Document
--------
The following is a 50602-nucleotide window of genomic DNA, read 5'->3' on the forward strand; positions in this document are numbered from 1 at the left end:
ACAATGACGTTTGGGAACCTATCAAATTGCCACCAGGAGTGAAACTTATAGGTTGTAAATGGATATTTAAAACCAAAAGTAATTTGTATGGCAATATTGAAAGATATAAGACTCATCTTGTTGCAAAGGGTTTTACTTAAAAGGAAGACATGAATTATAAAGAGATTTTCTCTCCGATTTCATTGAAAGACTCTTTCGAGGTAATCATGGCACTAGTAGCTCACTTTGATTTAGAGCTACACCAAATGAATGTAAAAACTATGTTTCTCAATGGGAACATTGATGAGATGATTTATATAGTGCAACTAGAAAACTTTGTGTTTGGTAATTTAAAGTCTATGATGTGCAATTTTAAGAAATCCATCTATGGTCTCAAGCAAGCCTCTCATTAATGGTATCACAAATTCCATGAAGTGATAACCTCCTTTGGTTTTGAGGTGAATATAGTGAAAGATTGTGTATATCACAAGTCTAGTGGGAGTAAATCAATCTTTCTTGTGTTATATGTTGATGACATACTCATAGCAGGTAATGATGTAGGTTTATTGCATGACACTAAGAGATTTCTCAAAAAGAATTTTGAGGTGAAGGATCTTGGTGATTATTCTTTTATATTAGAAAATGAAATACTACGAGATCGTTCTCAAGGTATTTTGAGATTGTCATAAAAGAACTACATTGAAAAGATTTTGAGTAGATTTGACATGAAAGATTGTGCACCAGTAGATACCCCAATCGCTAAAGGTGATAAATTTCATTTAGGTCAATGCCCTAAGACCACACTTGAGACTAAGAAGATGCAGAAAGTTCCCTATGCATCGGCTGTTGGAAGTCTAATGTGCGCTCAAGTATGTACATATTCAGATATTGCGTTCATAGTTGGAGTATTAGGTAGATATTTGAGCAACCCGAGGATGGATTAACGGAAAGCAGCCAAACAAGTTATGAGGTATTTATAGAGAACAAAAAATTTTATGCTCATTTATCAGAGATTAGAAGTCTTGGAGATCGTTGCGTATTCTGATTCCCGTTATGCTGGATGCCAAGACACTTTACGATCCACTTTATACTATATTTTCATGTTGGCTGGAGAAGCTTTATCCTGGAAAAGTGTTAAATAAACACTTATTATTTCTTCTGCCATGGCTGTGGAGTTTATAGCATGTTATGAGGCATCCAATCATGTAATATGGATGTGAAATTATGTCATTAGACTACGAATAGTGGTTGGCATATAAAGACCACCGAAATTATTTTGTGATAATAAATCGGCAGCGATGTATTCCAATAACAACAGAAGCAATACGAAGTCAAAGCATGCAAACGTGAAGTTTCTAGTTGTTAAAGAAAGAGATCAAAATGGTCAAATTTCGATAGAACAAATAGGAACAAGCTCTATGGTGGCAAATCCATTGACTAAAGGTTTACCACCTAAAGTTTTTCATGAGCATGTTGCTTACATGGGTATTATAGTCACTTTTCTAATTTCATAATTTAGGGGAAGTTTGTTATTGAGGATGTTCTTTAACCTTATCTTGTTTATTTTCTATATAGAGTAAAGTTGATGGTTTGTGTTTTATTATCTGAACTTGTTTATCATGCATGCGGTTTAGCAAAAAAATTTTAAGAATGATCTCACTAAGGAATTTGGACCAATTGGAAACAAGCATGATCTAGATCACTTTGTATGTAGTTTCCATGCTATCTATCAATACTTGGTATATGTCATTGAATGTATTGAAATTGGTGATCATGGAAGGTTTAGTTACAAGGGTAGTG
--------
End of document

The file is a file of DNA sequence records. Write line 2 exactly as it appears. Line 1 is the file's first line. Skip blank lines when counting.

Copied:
ACAATGACGTTTGGGAACCTATCAAATTGCCACCAGGAGTGAAACTTATAGGTTGTAAATGGATATTTAAAACCAAAAGTAATTTGTATGGCAATATTGAAAGATATAAGACTCATCTTGTTGCAAAGGGTTTTACTTAAAAGGAAGACATGAATTATAAAGAGATTTTCTCTCCGATTTCATTGAAAGACTCTTTCGAGGTAATCATGGCACTAGTAGCTCACTTTGATTTAGAGCTACACCAAATGAATGTAAAAACTATGTTTCTCAATGGGAACATTGATGAGATGATTTATATAGTGCAACTAGAAAACTTTGTGTTTGGTAATTTAAAGTCTATGATGTGCAATTTTAAGAAATCCATCTATGGTCTCAAGCAAGCCTCTCATTAATGGTATCACAAATTCCATGAAGTGATAACCTCCTTTGGTTTTGAGGTGAATATAGTGAAAGATTGTGTATATCACAAGTCTAGTGGGAGTAAATCAATCTTTCTTGTGTTATATGTTGATGACATACTCATAGCAGGTAATGATGTAGGTTTATTGCATGACACTAAGAGATTTCTCAAAAAGAATTTTGAGGTGAAGGATCTTGGTGATTATTCTTTTATATTAGAAAATGAAATACTACGAGATCGTTCTCAAGGTATTTTGAGATTGTCATAAAAGAACTACATTGAAAAGATTTTGAGTAGATTTGACATGAAAGATTGTGCACCAGTAGATACCCCAATCGCTAAAGGTGATAAATTTCATTTAGGTCAATGCCCTAAGACCACACTTGAGACTAAGAAGATGCAGAAAGTTCCCTATGCATCGGCTGTTGGAAGTCTAATGTGCGCTCAAGTATGTACATATTCAGATATTGCGTTCATAGTTGGAGTATTAGGTAGATATTTGAGCAACCCGAGGATGGATTAACGGAAAGCAGCCAAACAAGTTATGAGGTATTTATAGAGAACAAAAAATTTTATGCTCATTTATCAGAGATTAGAAGTCTTGGAGATCGTTGCGTATTCTGATTCCCGTTATGCTGGATGCCAAGACACTTTACGATCCACTTTATACTATATTTTCATGTTGGCTGGAGAAGCTTTATCCTGGAAAAGTGTTAAATAAACACTTATTATTTCTTCTGCCATGGCTGTGGAGTTTATAGCATGTTATGAGGCATCCAATCATGTAATATGGATGTGAAATTATGTCATTAGACTACGAATAGTGGTTGGCATATAAAGACCACCGAAATTATTTTGTGATAATAAATCGGCAGCGATGTATTCCAATAACAACAGAAGCAATACGAAGTCAAAGCATGCAAACGTGAAGTTTCTAGTTGTTAAAGAAAGAGATCAAAATGGTCAAATTTCGATAGAACAAATAGGAACAAGCTCTATGGTGGCAAATCCATTGACTAAAGGTTTACCACCTAAAGTTTTTCATGAGCATGTTGCTTACATGGGTATTATAGTCACTTTTCTAATTTCATAATTTAGGGGAAGTTTGTTATTGAGGATGTTCTTTAACCTTATCTTGTTTATTTTCTATATAGAGTAAAGTTGATGGTTTGTGTTTTATTATCTGAACTTGTTTATCATGCATGCGGTTTAGCAAAAAAATTTTAAGAATGATCTCACTAAGGAATTTGGACCAATTGGAAACAAGCATGATCTAGATCACTTTGTATGTAGTTTCCATGCTATCTATCAATACTTGGTATATGTCATTGAATGTATTGAAATTGGTGATCATGGAAGGTTTAGTTACAAGGGTAGTG